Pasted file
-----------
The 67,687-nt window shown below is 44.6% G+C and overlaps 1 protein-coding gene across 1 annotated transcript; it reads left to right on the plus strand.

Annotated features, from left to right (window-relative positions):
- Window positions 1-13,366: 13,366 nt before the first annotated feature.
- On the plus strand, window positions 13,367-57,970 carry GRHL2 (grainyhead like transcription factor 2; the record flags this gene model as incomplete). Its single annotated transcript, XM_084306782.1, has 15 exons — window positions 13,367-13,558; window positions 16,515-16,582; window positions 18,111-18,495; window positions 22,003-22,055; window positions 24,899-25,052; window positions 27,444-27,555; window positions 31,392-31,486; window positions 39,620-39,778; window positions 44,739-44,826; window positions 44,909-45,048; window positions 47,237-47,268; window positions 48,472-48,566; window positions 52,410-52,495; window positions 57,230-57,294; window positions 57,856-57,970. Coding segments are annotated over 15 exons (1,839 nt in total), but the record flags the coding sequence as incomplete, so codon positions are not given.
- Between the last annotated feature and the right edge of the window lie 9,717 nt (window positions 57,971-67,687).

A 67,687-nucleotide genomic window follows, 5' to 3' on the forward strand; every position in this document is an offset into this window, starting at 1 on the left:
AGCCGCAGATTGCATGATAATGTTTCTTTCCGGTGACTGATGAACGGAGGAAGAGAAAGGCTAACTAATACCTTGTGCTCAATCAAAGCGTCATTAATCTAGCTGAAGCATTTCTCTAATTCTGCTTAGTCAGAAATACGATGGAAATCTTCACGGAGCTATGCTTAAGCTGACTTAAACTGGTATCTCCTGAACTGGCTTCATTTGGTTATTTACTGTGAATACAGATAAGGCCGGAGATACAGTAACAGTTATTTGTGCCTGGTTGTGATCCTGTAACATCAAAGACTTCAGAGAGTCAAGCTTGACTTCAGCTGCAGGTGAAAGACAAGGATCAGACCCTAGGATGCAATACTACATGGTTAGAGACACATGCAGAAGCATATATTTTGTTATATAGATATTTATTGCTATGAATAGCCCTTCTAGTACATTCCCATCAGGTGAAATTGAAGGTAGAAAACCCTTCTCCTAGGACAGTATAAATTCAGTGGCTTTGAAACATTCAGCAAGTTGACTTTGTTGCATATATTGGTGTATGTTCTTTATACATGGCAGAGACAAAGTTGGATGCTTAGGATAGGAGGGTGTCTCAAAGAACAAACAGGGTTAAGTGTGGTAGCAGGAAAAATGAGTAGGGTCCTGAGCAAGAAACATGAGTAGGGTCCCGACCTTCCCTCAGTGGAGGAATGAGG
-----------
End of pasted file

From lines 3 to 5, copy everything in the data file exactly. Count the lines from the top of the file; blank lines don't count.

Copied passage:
- Window positions 1-13,366: 13,366 nt before the first annotated feature.
- On the plus strand, window positions 13,367-57,970 carry GRHL2 (grainyhead like transcription factor 2; the record flags this gene model as incomplete). Its single annotated transcript, XM_084306782.1, has 15 exons — window positions 13,367-13,558; window positions 16,515-16,582; window positions 18,111-18,495; window positions 22,003-22,055; window positions 24,899-25,052; window positions 27,444-27,555; window positions 31,392-31,486; window positions 39,620-39,778; window positions 44,739-44,826; window positions 44,909-45,048; window positions 47,237-47,268; window positions 48,472-48,566; window positions 52,410-52,495; window positions 57,230-57,294; window positions 57,856-57,970. Coding segments are annotated over 15 exons (1,839 nt in total), but the record flags the coding sequence as incomplete, so codon positions are not given.
- Between the last annotated feature and the right edge of the window lie 9,717 nt (window positions 57,971-67,687).